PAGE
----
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Posted to Campbell Unclassified on August 26, 2022 at 10:47 AM by Genesis Gaule
It is absolutely and completely fine that your child wants to check out Dog Man: Fetch 22 for the nine millionth time. Lots of kids re-read and for lots of different reasons.
The human brain is not wired for reading. It’s wired for spoken language. When we learn how to read, we are connecting the spoken sounds of language to written letters. When kids first start to read, much of their effort and attention is focused on decoding – connecting letters to sounds and then mushing those sounds all together to form a word! Beginning readers can accurately decode a text, read the words on the page, but they might not be connecting those words with what the sentence actually says. Re-reading can help your child become a more fluent reader – someone who can decode words and comprehend them at the same time.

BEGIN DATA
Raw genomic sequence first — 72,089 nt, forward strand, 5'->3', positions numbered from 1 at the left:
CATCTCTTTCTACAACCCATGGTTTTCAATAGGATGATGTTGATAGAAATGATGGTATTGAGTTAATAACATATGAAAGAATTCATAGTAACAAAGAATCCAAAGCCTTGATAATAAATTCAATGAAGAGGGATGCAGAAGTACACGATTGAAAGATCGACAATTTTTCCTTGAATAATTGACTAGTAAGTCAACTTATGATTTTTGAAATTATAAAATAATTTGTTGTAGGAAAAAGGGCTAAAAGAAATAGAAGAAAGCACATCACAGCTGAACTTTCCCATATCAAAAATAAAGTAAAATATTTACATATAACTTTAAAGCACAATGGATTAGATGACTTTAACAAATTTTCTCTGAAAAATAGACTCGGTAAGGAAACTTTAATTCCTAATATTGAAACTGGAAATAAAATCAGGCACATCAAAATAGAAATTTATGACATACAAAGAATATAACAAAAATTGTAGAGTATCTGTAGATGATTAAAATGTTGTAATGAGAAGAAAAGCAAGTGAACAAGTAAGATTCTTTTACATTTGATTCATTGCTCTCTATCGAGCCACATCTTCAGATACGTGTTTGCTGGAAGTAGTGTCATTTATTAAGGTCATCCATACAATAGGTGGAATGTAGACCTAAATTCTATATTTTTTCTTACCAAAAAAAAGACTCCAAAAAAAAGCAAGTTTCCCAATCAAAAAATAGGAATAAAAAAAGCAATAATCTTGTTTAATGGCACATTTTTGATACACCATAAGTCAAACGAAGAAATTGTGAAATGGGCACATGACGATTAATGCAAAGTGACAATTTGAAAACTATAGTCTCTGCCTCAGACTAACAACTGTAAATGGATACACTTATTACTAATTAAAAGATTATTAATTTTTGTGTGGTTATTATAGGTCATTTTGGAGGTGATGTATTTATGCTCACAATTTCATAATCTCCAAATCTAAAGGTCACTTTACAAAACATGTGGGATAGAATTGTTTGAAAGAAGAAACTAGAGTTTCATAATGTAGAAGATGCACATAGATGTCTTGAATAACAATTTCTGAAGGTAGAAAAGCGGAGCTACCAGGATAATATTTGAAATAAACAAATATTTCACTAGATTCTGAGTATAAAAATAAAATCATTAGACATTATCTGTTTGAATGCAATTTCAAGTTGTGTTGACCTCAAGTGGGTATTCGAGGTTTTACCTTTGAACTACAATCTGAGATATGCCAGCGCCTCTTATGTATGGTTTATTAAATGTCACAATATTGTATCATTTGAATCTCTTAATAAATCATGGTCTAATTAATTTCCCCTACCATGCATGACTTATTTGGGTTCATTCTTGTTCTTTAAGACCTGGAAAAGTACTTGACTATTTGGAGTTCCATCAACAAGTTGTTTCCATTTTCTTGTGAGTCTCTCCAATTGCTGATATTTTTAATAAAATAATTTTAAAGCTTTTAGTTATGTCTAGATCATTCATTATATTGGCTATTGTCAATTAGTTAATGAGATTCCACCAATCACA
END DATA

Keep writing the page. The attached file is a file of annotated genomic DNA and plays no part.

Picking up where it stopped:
In Donalyn Miller’s book The Book Whisperer, she says “My most treasured books have been read many times by me and each time I discover something different. Books are multilayered; one reading is not enough.” We base our understanding of books on our background knowledge – when we have a broader vocabulary, more life experience, certain books—even certain words – will mean something different to us.
The Scholastic Kids & Family Reading Report found that 41% of kids struggle with finding books they like as they get older. They know what to expect with Dog Man. They know the jokes (and probably think they’re funny), the characters are familiar, the plot is just right. Re-reading Dog Man is like eating your favorite meal. You know what you’re getting and you know you like it.